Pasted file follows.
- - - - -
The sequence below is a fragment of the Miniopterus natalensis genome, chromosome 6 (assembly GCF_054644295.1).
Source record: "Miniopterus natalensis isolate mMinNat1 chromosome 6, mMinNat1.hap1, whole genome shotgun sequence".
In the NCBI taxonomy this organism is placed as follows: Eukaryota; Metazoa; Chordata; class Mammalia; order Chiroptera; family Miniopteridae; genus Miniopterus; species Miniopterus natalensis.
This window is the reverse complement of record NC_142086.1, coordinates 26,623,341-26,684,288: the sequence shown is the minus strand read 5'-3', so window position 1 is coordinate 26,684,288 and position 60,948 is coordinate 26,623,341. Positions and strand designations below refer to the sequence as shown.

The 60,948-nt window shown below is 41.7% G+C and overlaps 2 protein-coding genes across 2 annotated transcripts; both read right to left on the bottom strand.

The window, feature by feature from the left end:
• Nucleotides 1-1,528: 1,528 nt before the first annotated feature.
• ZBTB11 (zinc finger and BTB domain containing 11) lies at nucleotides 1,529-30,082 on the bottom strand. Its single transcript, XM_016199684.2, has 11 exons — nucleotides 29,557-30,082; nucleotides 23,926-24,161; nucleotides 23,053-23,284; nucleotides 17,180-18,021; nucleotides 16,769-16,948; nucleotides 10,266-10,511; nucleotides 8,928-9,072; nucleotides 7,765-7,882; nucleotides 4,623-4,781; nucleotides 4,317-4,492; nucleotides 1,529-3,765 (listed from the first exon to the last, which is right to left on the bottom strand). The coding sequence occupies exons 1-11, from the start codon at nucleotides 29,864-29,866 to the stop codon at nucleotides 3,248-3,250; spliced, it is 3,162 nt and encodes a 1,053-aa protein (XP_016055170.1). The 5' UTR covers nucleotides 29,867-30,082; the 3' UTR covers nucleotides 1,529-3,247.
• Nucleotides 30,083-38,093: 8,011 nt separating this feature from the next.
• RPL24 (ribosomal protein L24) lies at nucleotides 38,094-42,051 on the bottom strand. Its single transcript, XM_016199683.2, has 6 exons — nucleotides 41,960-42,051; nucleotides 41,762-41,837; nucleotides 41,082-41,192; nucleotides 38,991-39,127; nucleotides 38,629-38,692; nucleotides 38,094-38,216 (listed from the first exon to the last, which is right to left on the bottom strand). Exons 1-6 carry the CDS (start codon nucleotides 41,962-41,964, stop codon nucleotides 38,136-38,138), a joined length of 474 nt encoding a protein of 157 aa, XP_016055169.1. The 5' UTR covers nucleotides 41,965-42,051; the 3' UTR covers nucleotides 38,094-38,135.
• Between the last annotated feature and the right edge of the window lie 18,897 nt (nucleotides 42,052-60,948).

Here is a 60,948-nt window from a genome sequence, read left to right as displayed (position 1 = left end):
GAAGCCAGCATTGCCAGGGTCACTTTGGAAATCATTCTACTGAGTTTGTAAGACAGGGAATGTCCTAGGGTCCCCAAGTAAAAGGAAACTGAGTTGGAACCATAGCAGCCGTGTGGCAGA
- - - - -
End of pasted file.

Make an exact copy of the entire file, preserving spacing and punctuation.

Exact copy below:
The sequence below is a fragment of the Miniopterus natalensis genome, chromosome 6 (assembly GCF_054644295.1).
Source record: "Miniopterus natalensis isolate mMinNat1 chromosome 6, mMinNat1.hap1, whole genome shotgun sequence".
In the NCBI taxonomy this organism is placed as follows: Eukaryota; Metazoa; Chordata; class Mammalia; order Chiroptera; family Miniopteridae; genus Miniopterus; species Miniopterus natalensis.
This window is the reverse complement of record NC_142086.1, coordinates 26,623,341-26,684,288: the sequence shown is the minus strand read 5'-3', so window position 1 is coordinate 26,684,288 and position 60,948 is coordinate 26,623,341. Positions and strand designations below refer to the sequence as shown.

The 60,948-nt window shown below is 41.7% G+C and overlaps 2 protein-coding genes across 2 annotated transcripts; both read right to left on the bottom strand.

The window, feature by feature from the left end:
• Nucleotides 1-1,528: 1,528 nt before the first annotated feature.
• ZBTB11 (zinc finger and BTB domain containing 11) lies at nucleotides 1,529-30,082 on the bottom strand. Its single transcript, XM_016199684.2, has 11 exons — nucleotides 29,557-30,082; nucleotides 23,926-24,161; nucleotides 23,053-23,284; nucleotides 17,180-18,021; nucleotides 16,769-16,948; nucleotides 10,266-10,511; nucleotides 8,928-9,072; nucleotides 7,765-7,882; nucleotides 4,623-4,781; nucleotides 4,317-4,492; nucleotides 1,529-3,765 (listed from the first exon to the last, which is right to left on the bottom strand). The coding sequence occupies exons 1-11, from the start codon at nucleotides 29,864-29,866 to the stop codon at nucleotides 3,248-3,250; spliced, it is 3,162 nt and encodes a 1,053-aa protein (XP_016055170.1). The 5' UTR covers nucleotides 29,867-30,082; the 3' UTR covers nucleotides 1,529-3,247.
• Nucleotides 30,083-38,093: 8,011 nt separating this feature from the next.
• RPL24 (ribosomal protein L24) lies at nucleotides 38,094-42,051 on the bottom strand. Its single transcript, XM_016199683.2, has 6 exons — nucleotides 41,960-42,051; nucleotides 41,762-41,837; nucleotides 41,082-41,192; nucleotides 38,991-39,127; nucleotides 38,629-38,692; nucleotides 38,094-38,216 (listed from the first exon to the last, which is right to left on the bottom strand). Exons 1-6 carry the CDS (start codon nucleotides 41,962-41,964, stop codon nucleotides 38,136-38,138), a joined length of 474 nt encoding a protein of 157 aa, XP_016055169.1. The 5' UTR covers nucleotides 41,965-42,051; the 3' UTR covers nucleotides 38,094-38,135.
• Between the last annotated feature and the right edge of the window lie 18,897 nt (nucleotides 42,052-60,948).

Here is a 60,948-nt window from a genome sequence, read left to right as displayed (position 1 = left end):
GAAGCCAGCATTGCCAGGGTCACTTTGGAAATCATTCTACTGAGTTTGTAAGACAGGGAATGTCCTAGGGTCCCCAAGTAAAAGGAAACTGAGTTGGAACCATAGCAGCCGTGTGGCAGA